A Centers for Disease Control and Prevention advisory committee recommended approving Novavax’s Covid-19 vaccine for adults on Tuesday, one week after the protein-based vaccine received emergency authorization from the Food and Drug Administration, as the United States contends with a fast-moving new coronavirus strain.
The CDC Advisory Committee on Immunization Practices’ unanimous recommendation now heads to CDC Director Rochelle Walensky for final approval, possibly setting the stage for Novavax to become the fourth vaccine available for Americans, along with Pfizer/BioNTech, Moderna and Johnson & Johnson.
Like the FDA’s emergency use authorization, the CDC did not recommend using the vaccine as a booster shot, which could limit its use in the U.S., where nearly four out of five people have received at least one dose, according to CDC data.
The committee determined the vaccine’s 90% efficacy rate in trials outweighs concerns raised by the FDA last month of potential heart inflammation associated with the shot.
The Novavax vaccine repeatedly performed well in early trials, but has faced manufacturing issues over its two-year development. In a trial conducted in the U.S. and Mexico, the vaccine proved to be 90.4% effective in preventing mild, moderate or severe infections, with no cases of moderate or severe Covid-19 reported among the 17,200 trial participants who received it. For adults 65 and older, the vaccine was 78.6% effective. Another study in February found an 82.7% rate over a six-month period when used as a booster, although testing was conducted before omicron became the dominant variant. Last month, however, Novavax shares fell roughly 20% after the FDA raised concerns over a potential risk of heart inflammation, and nearly a year after it failed to meet the FDA’s quality standards in its production process. The Maryland-based pharmaceutical company hopes the vaccine, which uses a small “spike protein” to trigger an immune system response—a similar structure to long-used vaccines for the flu, hepatitis B and shingles—could convince Americans skeptical of mRNA-based vaccines like Pfizer/BioNTech and Moderna to get vaccinated. Roughly 10.2% of U.S. adults have not received a single vaccine dose, according to data from the CDC.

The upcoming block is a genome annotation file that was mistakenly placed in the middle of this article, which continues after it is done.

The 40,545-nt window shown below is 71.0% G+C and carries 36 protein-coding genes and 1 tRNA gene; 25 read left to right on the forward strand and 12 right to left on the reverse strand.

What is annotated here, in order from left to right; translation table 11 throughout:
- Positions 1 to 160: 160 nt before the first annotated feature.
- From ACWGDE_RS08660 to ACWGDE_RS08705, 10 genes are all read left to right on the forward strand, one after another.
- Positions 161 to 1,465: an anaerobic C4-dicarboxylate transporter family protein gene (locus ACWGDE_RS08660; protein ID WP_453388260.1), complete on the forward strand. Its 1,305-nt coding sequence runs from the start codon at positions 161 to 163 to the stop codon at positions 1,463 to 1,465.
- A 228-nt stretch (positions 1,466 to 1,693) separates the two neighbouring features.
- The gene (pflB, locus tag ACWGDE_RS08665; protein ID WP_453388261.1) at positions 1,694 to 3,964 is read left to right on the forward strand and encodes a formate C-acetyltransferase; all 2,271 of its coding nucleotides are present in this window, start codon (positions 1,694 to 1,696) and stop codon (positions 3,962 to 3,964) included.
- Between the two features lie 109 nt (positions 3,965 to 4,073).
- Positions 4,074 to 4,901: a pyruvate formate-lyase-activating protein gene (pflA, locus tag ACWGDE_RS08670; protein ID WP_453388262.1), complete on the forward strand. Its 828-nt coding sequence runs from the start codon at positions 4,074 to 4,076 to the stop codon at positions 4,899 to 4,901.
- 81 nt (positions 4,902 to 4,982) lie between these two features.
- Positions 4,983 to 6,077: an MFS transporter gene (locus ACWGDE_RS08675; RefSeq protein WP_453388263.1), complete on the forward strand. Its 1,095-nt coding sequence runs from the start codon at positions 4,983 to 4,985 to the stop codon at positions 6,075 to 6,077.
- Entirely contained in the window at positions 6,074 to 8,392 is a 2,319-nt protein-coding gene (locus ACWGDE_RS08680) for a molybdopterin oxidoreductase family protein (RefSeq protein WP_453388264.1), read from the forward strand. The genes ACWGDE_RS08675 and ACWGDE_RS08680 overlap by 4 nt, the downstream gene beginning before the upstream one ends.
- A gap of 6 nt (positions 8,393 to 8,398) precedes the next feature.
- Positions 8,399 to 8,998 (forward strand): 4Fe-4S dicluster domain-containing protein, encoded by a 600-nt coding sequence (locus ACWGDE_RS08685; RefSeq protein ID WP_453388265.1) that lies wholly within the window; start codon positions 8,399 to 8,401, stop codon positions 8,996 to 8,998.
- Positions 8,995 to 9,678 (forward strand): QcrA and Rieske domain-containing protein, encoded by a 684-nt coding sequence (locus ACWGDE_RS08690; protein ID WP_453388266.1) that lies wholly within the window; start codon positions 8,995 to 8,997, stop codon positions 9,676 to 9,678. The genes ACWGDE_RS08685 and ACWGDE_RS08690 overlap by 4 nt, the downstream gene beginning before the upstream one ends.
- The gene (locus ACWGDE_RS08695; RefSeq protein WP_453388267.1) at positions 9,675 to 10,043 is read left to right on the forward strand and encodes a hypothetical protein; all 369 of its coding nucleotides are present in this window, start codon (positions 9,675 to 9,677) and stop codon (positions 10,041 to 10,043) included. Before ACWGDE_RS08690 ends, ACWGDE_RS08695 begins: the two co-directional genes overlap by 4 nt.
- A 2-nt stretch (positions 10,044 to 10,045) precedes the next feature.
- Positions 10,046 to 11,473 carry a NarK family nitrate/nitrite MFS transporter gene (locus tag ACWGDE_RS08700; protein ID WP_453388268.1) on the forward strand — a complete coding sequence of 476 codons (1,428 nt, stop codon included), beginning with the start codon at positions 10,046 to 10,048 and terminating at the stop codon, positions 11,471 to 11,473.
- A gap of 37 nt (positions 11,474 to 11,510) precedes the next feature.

3.2 million. That’s how many Novavax vaccines the Biden Administration secured last week. In a statement, the administration said it would release the doses once the pharmaceutical company completes testing, which the federal government expects to happen in the coming weeks.
Novavax has already been authorized for use in more than 40 countries, including Australia, Canada and the United Kingdom, and it received authorization from the European Union and the World Health Organization.
Some 77% of unvaccinated adults said they would not get a protein-based Covid-19 shot if one were authorized in the U.S., according to a Morning Consult poll released last month, but unvaccinated adults are more likely to trust the safety of protein-based vaccines (28%) than mRNA shots (17%).
What To Watch For
Novavax could enter the U.S. vaccine arsenal as the country contends with a new dominant coronavirus strain. Earlier this month, the highly transmissible BA.5 omicron subvariant became the dominant strain. The subvariant accounted for nearly 80% of Covid-19 infections nationwide last week, up from 29% in the week ending June 18, according to the CDC.
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New Novavax Covid-19 Vaccine: Here Are 3 Things Different About It (Forbes)
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